ANCHORAGE (KTUU) — When someone is lost or in distress in Alaska, often times the Alaska Air National Guard is called in to help.
The HC-130 "Hercules" aircraft is one of the many assets that can be deployed at any given time, should the Alaska Air National Guard get the call for a search and rescue mission.
It's just one component of the Air Guard's rescue triad — the HC-130 aircraft, HH-60G Pave Hawk helicopters, and the Guardian Angels, or PJs. Guardian Angels are special operations medics highly skilled in technical rescue expertise. Members are trained to perform anything from rope rescue to swift water diving and everything in between. They save civilian lives here in Alaska the same way they would if crossing enemy lines to save a fellow soldier.
Combat Rescue Officer for 212th Rescue Squadron, Major Niul Manske says rescue operations in Alaska are unlike any other battlefield challenge.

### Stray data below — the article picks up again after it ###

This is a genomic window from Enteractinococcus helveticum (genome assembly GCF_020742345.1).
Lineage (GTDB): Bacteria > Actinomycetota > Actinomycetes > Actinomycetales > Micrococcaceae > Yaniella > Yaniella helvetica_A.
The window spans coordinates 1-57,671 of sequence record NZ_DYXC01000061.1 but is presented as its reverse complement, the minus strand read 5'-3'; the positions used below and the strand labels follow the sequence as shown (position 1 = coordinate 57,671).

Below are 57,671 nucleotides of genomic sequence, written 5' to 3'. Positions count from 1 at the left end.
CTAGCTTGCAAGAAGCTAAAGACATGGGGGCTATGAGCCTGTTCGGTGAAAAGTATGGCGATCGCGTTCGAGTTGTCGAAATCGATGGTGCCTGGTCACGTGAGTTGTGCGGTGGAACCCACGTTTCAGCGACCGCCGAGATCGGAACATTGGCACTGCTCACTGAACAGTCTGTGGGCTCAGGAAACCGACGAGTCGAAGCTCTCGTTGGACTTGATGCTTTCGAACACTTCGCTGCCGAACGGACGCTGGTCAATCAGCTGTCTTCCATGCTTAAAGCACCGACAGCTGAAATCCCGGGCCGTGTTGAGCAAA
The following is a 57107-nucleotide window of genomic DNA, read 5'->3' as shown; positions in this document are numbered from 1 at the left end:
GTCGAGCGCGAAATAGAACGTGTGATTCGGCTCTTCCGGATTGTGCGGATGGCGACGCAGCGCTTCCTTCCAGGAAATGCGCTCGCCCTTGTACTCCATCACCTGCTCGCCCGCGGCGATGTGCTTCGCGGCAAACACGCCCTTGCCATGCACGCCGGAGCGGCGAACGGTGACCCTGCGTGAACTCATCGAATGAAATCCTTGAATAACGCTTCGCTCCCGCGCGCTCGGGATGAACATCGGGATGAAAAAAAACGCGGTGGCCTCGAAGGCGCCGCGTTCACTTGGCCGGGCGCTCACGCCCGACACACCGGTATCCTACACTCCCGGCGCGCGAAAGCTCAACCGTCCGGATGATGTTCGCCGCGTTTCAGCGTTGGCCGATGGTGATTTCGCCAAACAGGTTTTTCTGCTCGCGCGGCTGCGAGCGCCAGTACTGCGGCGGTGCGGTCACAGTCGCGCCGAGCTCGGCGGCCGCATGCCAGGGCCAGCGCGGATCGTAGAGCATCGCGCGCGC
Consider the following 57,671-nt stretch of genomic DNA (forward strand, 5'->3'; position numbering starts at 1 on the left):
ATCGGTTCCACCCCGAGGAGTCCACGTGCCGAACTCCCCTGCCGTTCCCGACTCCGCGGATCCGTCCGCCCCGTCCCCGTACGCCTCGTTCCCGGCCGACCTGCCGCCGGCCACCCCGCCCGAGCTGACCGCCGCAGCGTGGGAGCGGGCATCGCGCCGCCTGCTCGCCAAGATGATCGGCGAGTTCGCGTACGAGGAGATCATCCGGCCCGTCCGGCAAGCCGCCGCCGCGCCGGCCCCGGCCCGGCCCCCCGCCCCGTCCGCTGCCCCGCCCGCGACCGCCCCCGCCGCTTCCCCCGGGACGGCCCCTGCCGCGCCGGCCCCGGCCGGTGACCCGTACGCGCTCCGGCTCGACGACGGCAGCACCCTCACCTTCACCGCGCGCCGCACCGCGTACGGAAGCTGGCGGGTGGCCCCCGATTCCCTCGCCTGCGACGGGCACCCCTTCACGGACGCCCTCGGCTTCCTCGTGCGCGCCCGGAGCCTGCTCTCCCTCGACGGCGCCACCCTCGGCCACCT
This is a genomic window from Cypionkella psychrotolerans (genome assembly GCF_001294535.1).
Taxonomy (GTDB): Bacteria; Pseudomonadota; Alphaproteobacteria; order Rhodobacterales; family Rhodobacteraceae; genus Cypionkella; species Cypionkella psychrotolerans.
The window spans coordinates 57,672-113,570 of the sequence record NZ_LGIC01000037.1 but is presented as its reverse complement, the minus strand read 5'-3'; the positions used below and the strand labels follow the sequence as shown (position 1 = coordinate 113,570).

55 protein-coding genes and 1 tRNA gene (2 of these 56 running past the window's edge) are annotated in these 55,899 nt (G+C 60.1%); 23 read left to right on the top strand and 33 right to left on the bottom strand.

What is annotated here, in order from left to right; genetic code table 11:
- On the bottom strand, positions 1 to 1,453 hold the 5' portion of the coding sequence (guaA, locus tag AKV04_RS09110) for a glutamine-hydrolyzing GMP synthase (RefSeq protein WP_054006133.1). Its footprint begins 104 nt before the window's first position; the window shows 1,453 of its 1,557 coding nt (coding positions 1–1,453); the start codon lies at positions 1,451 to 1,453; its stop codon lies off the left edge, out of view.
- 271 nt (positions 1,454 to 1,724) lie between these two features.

"ISIS is nothing compared to Alaska," Manske said. "Alaska doesn't retreat. Alaska doesn't quit. The missions that we have here are as complicated, as difficult, and as life threatening as they are down range."
Over the skies of Wasilla, three PJs jumped from the aircraft from about 4,500 feet for a training drill, deploying the same procedures they would in a real-world rescue scenario.
"The helicopters are on their way, but obviously the helicopters aren't as fast as an HC-130, so the aircraft is going to get there first," Manske said. "PJs are going to land on the ground, stabilize the patient, get them warm, and then the helicopters will be in and out to take them home."
In 2018 alone, the Alaska Air National Guard took part in 137 search and rescue missions, saving 80 lives in 495 flight hours.
"Going in and saving somebody's life, it's fantastic, and that's one of the cooler parts of this job," Manske said. "No matter where we go, whether it's combat search and rescue or civilian search and rescue, there's no politics involved. We're going to grab somebody and take them back to their family."